Second, as Prager and Murray note, the collectivist society is one in which individual greatness no longer matters. Fairness in the distribution of the fruits of toil, and not the permanence and magnitude of those fruits, is the only interesting question. We do not dare to be great, because life is only about momentary pleasure and fairness. Why go to Mars, or take the risk on that revolution in human transportation, or on a potential cure for cancer, when our six weeks of vacation are coming up, or when we’re 55 and it's time to put that dreary job behind us? Perhaps the most important effect of the spread of globalization to the vast seas of humanity in India and China is the inculcation of the belief that individual achievement and greatness matter, that individual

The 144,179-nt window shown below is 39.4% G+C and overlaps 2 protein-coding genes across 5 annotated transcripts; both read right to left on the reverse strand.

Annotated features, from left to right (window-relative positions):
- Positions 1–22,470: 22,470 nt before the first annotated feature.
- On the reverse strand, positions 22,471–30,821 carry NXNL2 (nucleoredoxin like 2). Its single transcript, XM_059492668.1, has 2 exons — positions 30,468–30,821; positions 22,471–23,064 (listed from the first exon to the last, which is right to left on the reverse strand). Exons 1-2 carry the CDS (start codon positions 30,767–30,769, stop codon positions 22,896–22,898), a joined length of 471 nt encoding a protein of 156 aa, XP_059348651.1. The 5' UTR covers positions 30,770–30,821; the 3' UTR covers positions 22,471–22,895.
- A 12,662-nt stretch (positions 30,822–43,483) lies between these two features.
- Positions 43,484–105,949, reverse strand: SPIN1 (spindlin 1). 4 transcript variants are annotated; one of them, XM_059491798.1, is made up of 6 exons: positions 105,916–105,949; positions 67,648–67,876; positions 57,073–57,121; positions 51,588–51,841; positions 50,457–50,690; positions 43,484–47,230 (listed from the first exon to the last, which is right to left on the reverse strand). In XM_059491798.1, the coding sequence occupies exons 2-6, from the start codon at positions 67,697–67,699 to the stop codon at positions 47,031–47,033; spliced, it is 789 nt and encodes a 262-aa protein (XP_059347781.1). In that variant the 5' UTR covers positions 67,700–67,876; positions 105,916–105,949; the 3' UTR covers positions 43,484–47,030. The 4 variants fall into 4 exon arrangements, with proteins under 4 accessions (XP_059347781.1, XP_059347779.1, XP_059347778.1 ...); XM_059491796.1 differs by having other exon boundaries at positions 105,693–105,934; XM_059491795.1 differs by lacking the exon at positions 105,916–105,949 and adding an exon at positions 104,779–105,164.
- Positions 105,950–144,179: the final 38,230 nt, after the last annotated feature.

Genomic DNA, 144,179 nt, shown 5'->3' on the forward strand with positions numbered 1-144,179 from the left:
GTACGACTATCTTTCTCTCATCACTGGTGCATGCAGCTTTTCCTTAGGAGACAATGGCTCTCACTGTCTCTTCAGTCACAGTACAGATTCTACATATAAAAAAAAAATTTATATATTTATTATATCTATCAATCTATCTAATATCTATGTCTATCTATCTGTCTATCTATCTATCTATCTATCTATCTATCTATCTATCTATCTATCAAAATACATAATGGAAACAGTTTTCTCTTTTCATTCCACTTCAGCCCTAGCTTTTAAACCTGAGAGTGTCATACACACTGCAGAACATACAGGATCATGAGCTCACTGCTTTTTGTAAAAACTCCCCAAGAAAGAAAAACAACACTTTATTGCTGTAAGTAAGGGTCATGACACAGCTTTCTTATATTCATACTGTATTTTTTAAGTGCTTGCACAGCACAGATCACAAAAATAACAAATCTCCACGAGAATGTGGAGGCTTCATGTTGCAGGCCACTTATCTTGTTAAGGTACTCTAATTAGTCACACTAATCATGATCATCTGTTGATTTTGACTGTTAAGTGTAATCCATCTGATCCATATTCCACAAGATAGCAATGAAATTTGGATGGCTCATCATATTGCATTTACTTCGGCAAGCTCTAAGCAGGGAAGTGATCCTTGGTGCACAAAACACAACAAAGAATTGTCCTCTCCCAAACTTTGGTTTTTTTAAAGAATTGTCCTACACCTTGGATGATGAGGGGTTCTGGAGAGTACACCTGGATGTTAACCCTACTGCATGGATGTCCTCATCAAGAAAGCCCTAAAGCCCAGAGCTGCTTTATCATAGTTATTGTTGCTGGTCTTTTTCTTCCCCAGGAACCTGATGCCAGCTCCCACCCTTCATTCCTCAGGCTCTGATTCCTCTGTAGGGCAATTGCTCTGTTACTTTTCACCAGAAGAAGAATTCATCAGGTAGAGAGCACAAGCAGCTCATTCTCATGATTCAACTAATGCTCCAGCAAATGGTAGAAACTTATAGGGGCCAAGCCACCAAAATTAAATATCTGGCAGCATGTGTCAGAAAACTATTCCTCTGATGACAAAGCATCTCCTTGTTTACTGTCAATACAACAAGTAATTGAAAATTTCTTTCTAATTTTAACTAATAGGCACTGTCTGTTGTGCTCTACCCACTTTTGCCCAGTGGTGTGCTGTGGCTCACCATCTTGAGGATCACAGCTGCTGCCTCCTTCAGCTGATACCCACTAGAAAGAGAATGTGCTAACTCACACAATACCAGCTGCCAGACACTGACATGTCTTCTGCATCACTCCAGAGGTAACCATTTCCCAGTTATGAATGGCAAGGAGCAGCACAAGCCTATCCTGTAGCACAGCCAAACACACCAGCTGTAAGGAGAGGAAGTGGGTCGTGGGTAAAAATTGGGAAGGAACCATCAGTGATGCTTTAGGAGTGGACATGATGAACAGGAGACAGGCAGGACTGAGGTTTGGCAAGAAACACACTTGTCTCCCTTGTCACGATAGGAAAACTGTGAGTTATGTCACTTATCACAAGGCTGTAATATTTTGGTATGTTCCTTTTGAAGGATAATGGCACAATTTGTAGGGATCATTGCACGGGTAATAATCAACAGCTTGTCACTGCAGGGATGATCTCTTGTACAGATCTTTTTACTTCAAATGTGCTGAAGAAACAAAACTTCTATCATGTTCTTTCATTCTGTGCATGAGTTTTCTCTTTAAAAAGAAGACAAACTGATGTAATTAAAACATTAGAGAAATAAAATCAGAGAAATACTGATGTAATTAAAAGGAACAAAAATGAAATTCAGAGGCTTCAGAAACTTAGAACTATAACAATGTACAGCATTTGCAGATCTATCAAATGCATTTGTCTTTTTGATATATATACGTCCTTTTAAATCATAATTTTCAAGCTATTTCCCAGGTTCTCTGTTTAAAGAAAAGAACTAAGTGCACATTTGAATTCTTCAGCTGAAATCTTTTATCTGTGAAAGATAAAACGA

glory is to be had in solving human problems. These concerns will be nowhere to be found in our collectivist conference room.
Third, collectivist life is simply less interesting. The economist Edmund Phelps had a piece
a few years back in the Wall Street Journal, which included these remarks:
I would, however, stress a benefit of dynamism that I believe to be far more important. Instituting a high level of dynamism, so that the economy is fired by the new ideas of entrepreneurs, serves to transform the workplace--in the firms developing an innovation and also in the firms dealing with the innovations. The challenges that arise in developing a new idea and in gaining its acceptance in the marketplace provide the workforce with high levels of mental stimulation, problem-solving, employee-engagement and, thus, personal growth.